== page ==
The best books to understand American environmental history

Patrick N. Allitt Author Of A Climate of Crisis: America in the Age of Environmentalism
By Patrick N. Allitt

The Books I Picked & Why

The Botany of Desire: A Plant's-Eye View of the World

By Michael Pollan

The Botany of Desire: A Plant's-Eye View of the World

Why this book?

Pollan is one of those luminously intelligent people who create the illusion that writing is effortless and fun, even while delivering great jolts of new insight about the natural world. Taking four plants—apples, tulips, potatoes, and marijuana—he shows how people have cultivated and transformed them through the centuries, how they shape our agriculture and consumption patterns, and how we should assess the good and bad sides of genetic engineering.


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Nature's Metropolis: Chicago and the Great West

By William Cronon

Nature's Metropolis: Chicago and the Great West

Why this book?

Cronon, a professor at the University of Wisconsin, explains how Chicago grew up in a symbiotic relationship with the surrounding rural states. He argues that environmental historians have got to be as interested in cities as they are in the wilderness and that one of the central themes of American history is the transformation of things that grow (including animals and plants) into abstract commodities that can be bought and sold in bulk. No one has done more than Cronon to advance the intelligent study of environmental history and to create for it a sophisticated theoretical framework. This book is incomparably rich but also dense: I’ve been returning to it constantly ever since it came out thirty years ago.


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Metropolitan Corridor: Railroads and the American Scene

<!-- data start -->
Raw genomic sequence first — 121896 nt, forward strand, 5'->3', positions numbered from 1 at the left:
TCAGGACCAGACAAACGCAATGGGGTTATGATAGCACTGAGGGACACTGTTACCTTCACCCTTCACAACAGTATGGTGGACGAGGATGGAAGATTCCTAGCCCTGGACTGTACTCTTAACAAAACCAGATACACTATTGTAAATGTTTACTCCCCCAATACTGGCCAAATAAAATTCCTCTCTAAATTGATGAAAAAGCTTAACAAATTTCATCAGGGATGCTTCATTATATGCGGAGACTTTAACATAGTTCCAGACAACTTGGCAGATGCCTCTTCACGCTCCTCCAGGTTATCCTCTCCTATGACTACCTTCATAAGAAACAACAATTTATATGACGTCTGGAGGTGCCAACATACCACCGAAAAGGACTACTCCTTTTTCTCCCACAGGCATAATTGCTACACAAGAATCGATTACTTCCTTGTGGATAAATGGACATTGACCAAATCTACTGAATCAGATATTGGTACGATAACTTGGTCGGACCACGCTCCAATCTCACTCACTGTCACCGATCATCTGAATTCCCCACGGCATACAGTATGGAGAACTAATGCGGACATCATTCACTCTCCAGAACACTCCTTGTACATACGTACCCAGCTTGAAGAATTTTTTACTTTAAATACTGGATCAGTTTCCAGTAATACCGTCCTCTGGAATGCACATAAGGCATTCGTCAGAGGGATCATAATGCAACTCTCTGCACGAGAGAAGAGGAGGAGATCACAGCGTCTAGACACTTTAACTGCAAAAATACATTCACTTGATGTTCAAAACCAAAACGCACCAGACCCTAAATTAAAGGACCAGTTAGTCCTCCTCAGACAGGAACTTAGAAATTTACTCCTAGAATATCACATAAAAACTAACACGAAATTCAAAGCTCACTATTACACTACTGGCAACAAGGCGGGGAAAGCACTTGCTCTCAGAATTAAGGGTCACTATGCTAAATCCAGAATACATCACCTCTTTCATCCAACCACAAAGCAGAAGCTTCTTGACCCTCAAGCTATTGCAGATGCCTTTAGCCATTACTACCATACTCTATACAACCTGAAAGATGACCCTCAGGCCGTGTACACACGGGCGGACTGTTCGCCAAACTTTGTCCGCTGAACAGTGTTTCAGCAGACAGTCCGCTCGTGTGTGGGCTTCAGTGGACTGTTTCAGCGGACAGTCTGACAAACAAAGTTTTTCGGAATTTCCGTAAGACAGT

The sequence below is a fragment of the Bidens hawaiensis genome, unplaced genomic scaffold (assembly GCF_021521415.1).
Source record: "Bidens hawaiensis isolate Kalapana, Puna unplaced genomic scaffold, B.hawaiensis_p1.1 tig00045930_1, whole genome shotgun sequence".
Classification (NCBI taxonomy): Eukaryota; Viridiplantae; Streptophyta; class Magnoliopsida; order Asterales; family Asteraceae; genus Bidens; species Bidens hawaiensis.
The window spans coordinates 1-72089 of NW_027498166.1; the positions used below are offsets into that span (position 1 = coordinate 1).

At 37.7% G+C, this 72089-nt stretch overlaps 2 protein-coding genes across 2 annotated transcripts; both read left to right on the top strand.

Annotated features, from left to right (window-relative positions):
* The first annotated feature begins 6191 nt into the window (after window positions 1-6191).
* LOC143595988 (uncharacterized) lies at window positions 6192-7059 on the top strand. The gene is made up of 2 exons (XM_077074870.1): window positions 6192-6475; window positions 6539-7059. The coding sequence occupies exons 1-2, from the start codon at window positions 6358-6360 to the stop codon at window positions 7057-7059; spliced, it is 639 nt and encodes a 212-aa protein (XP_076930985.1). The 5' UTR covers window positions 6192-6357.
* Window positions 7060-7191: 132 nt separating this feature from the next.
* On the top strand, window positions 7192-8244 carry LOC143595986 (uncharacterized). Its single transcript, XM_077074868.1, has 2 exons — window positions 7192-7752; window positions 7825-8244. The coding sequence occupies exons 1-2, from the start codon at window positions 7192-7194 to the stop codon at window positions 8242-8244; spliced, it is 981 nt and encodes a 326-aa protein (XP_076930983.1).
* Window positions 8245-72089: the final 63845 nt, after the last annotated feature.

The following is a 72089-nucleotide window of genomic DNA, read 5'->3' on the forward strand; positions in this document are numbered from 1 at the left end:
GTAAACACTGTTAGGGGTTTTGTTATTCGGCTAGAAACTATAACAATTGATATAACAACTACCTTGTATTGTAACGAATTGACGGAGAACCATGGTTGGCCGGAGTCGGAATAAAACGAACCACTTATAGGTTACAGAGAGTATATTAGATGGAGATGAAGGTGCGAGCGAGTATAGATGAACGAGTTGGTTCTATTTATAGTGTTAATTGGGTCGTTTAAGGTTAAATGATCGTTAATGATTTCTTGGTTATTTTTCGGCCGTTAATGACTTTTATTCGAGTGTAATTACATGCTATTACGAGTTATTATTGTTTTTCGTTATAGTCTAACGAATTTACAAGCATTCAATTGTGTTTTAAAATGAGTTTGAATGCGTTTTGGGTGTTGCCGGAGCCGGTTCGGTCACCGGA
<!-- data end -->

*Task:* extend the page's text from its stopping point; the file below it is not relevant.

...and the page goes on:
By John R. Stilgoe

Metropolitan Corridor: Railroads and the American Scene

Why this book?

Railroads usually show up in American history books when they’re just getting started (1830), linking up the two coasts (1869), or going into catastrophic decline in competition with cars, trucks, and aircraft (the 1960s). Stilgoe, a professor of environmental design at Harvard, is much more interested in their long dominance from the 1860s to the 1950s and how they facilitated the development of American cities, the siting of power stations, the development of suburbs, and the rise of industrial parks. Nothing’s too humble and grimy to escape his notice. In one bravura passage, he even explains the truth behind the “Valley of Ashes” in Fitzgerald’s The Great Gatsby.


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The Wizard and the Prophet: Two Remarkable Scientists and Their Dueling Visions to Shape Tomorrow's World

By Charles C. Mann

The Wizard and the Prophet: Two Remarkable Scientists and Their Dueling Visions to Shape Tomorrow's World

Why this book?

Here is a double biography that every environmentalist should read. One of its subjects is William Vogt, a grim pessimist who thought the twentieth-century world was blundering toward self-destruction because of human industrial hubris. The other is Norman Borlaug, an optimistic plant scientist whose work with crop hybrids was central to the “green revolution” that massively increased world food supplies and diminished the danger of famine. Mann explains the internal logic of each man’s work, their strengths, and their weaknesses, and compels readers to question their own cherished assumptions about the environment, humanity, and the future.


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Desert Solitaire

By Edward Abbey

Desert Solitaire

Why this book?

Abbey was an exuberant, high-spirited nature lover, slightly nuts, who worked as a park ranger in the early 1960s at Arches National Monument. This book is a brilliant evocation of the desert landscape, and an explanation of why he wanted the area not to be developed for motorized tourists.  Abbey also wrote fantasies about sabotaging road-building and mining projects, which made him an inspirational figure to the protest movement EarthFirst! His writing is always thought-provoking, even when, as often happened, he was wrong.


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